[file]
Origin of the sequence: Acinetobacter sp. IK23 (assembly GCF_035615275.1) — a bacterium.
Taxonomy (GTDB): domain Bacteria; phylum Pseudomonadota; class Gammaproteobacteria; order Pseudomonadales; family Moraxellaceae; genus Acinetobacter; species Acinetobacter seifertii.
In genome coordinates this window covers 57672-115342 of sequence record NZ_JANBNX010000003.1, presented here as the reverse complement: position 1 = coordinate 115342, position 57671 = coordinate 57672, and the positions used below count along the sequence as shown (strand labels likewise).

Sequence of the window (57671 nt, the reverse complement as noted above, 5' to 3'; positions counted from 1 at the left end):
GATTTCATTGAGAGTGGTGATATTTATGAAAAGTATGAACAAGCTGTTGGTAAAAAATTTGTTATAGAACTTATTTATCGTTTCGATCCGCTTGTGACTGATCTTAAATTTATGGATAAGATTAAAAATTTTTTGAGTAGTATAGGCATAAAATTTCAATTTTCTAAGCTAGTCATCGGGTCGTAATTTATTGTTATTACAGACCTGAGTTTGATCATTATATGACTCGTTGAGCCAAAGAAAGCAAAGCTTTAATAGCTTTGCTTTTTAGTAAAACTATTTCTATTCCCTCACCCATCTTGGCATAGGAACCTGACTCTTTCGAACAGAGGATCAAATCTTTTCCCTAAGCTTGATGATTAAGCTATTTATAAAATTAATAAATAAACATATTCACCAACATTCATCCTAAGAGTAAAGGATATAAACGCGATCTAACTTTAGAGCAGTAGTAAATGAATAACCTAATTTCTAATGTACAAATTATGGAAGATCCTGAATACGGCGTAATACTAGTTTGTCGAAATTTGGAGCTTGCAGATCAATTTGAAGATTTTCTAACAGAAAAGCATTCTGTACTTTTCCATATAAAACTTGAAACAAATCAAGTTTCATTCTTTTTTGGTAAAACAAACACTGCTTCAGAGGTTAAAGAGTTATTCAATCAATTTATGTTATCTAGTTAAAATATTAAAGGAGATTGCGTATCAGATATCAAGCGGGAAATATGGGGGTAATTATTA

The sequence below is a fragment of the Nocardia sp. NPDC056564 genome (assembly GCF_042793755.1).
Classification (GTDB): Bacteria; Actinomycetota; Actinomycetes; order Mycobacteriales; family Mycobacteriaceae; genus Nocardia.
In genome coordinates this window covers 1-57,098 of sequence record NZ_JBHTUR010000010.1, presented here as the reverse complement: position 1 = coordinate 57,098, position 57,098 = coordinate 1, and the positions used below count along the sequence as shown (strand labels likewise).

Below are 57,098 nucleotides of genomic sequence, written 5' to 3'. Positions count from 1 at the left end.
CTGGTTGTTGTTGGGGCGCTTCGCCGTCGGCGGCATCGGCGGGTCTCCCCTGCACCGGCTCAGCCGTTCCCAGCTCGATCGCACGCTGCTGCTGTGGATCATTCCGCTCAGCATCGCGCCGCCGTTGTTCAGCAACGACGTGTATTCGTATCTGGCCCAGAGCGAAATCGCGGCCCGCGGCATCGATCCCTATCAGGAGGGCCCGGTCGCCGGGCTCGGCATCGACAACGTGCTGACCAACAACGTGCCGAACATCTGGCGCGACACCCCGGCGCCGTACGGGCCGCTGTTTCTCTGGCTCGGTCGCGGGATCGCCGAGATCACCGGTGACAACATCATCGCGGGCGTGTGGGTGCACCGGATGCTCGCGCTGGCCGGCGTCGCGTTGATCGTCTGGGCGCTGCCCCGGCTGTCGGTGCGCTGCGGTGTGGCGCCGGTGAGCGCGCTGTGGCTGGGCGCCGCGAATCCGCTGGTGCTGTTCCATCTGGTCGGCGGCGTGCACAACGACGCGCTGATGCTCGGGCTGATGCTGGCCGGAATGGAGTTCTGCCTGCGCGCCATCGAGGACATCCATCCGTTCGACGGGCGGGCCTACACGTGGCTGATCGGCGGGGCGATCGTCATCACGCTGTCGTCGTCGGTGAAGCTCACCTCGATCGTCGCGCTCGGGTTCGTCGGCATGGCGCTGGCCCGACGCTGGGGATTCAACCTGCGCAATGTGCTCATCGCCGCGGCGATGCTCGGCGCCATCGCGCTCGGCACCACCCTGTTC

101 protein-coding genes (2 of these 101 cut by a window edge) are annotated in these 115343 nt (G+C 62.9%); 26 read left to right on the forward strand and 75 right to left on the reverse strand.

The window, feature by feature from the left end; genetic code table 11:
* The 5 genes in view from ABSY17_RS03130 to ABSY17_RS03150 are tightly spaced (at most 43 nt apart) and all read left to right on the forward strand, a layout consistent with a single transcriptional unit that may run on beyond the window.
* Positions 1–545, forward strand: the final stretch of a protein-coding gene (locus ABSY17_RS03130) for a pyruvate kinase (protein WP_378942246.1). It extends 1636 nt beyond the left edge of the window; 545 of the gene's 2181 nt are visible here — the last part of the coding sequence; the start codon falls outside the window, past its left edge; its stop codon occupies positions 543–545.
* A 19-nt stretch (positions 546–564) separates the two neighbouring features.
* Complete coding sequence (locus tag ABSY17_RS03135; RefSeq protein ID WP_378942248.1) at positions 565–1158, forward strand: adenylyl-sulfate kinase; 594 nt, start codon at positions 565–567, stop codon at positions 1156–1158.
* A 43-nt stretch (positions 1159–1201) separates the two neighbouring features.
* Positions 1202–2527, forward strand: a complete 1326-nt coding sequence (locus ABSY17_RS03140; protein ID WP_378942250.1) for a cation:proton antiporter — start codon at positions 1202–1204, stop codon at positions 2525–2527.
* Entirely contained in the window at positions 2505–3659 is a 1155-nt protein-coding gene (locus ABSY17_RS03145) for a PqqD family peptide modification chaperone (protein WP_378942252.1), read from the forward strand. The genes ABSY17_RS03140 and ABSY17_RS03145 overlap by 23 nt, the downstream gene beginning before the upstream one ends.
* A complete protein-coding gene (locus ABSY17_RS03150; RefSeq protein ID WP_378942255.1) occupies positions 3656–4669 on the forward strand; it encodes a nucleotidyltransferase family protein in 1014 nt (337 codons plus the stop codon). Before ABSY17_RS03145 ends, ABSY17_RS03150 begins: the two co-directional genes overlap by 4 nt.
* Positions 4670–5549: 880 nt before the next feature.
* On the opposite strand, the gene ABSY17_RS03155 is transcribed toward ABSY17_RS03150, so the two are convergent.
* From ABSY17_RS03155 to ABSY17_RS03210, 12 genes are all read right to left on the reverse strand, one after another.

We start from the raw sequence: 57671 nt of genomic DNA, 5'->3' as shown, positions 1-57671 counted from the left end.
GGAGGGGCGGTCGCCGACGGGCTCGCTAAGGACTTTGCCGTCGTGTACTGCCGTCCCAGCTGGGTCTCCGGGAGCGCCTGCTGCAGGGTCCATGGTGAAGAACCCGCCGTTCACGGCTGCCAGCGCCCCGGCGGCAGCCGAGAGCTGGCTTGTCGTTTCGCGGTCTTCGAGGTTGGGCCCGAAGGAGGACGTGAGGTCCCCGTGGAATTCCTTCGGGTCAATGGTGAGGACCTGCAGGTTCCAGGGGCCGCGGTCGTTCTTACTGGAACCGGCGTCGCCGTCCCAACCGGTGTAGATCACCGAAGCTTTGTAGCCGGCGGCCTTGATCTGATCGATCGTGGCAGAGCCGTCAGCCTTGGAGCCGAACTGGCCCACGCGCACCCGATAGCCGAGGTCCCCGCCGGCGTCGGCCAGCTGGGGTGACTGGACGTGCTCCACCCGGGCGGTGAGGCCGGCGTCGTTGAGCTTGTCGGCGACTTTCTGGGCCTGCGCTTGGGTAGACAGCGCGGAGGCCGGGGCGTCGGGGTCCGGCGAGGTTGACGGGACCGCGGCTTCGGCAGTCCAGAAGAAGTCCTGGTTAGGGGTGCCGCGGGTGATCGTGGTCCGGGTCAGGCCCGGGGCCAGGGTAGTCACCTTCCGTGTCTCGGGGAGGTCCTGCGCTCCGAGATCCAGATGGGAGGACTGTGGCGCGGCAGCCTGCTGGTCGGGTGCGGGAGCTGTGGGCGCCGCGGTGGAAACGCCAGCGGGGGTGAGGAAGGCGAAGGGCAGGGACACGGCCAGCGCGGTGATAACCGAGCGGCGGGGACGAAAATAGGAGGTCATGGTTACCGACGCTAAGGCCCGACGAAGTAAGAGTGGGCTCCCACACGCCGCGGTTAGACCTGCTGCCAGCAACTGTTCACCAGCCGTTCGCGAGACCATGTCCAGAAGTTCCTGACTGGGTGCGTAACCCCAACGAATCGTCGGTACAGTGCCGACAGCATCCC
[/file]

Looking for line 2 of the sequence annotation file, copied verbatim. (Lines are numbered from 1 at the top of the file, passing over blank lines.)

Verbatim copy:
Taxonomy (GTDB): domain Bacteria; phylum Pseudomonadota; class Gammaproteobacteria; order Pseudomonadales; family Moraxellaceae; genus Acinetobacter; species Acinetobacter seifertii.